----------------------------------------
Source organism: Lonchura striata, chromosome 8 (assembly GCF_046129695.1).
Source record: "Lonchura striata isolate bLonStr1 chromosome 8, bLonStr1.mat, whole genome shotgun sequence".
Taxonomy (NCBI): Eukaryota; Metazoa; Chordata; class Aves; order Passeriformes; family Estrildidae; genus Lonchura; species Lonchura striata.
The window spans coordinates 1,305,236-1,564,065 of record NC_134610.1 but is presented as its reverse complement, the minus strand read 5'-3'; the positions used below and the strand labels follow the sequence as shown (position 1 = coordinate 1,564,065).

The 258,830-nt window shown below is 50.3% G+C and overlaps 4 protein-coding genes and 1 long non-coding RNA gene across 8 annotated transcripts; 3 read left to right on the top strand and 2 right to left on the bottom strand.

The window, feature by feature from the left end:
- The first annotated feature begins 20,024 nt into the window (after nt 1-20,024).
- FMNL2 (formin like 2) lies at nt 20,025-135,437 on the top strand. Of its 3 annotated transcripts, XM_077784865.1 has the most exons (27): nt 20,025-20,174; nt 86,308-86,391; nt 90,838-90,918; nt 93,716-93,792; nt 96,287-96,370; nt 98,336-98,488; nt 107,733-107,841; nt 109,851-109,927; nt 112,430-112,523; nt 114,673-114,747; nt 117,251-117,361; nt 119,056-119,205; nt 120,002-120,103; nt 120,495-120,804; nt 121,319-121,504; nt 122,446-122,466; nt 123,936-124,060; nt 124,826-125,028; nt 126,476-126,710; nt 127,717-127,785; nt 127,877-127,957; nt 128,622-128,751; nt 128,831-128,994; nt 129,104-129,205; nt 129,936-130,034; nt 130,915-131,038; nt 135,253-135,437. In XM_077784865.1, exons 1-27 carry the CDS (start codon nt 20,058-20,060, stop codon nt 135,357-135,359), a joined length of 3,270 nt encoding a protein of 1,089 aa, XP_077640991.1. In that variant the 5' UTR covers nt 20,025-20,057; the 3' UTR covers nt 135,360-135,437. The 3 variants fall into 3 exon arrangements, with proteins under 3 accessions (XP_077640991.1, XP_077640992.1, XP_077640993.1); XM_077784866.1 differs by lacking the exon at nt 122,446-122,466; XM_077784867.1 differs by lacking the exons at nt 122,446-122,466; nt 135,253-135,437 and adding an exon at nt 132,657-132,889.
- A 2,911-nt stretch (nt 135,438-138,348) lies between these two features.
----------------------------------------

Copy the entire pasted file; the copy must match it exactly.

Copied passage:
Source organism: Lonchura striata, chromosome 8 (assembly GCF_046129695.1).
Source record: "Lonchura striata isolate bLonStr1 chromosome 8, bLonStr1.mat, whole genome shotgun sequence".
Taxonomy (NCBI): Eukaryota; Metazoa; Chordata; class Aves; order Passeriformes; family Estrildidae; genus Lonchura; species Lonchura striata.
The window spans coordinates 1,305,236-1,564,065 of record NC_134610.1 but is presented as its reverse complement, the minus strand read 5'-3'; the positions used below and the strand labels follow the sequence as shown (position 1 = coordinate 1,564,065).

The 258,830-nt window shown below is 50.3% G+C and overlaps 4 protein-coding genes and 1 long non-coding RNA gene across 8 annotated transcripts; 3 read left to right on the top strand and 2 right to left on the bottom strand.

The window, feature by feature from the left end:
- The first annotated feature begins 20,024 nt into the window (after nt 1-20,024).
- FMNL2 (formin like 2) lies at nt 20,025-135,437 on the top strand. Of its 3 annotated transcripts, XM_077784865.1 has the most exons (27): nt 20,025-20,174; nt 86,308-86,391; nt 90,838-90,918; nt 93,716-93,792; nt 96,287-96,370; nt 98,336-98,488; nt 107,733-107,841; nt 109,851-109,927; nt 112,430-112,523; nt 114,673-114,747; nt 117,251-117,361; nt 119,056-119,205; nt 120,002-120,103; nt 120,495-120,804; nt 121,319-121,504; nt 122,446-122,466; nt 123,936-124,060; nt 124,826-125,028; nt 126,476-126,710; nt 127,717-127,785; nt 127,877-127,957; nt 128,622-128,751; nt 128,831-128,994; nt 129,104-129,205; nt 129,936-130,034; nt 130,915-131,038; nt 135,253-135,437. In XM_077784865.1, exons 1-27 carry the CDS (start codon nt 20,058-20,060, stop codon nt 135,357-135,359), a joined length of 3,270 nt encoding a protein of 1,089 aa, XP_077640991.1. In that variant the 5' UTR covers nt 20,025-20,057; the 3' UTR covers nt 135,360-135,437. The 3 variants fall into 3 exon arrangements, with proteins under 3 accessions (XP_077640991.1, XP_077640992.1, XP_077640993.1); XM_077784866.1 differs by lacking the exon at nt 122,446-122,466; XM_077784867.1 differs by lacking the exons at nt 122,446-122,466; nt 135,253-135,437 and adding an exon at nt 132,657-132,889.
- A 2,911-nt stretch (nt 135,438-138,348) lies between these two features.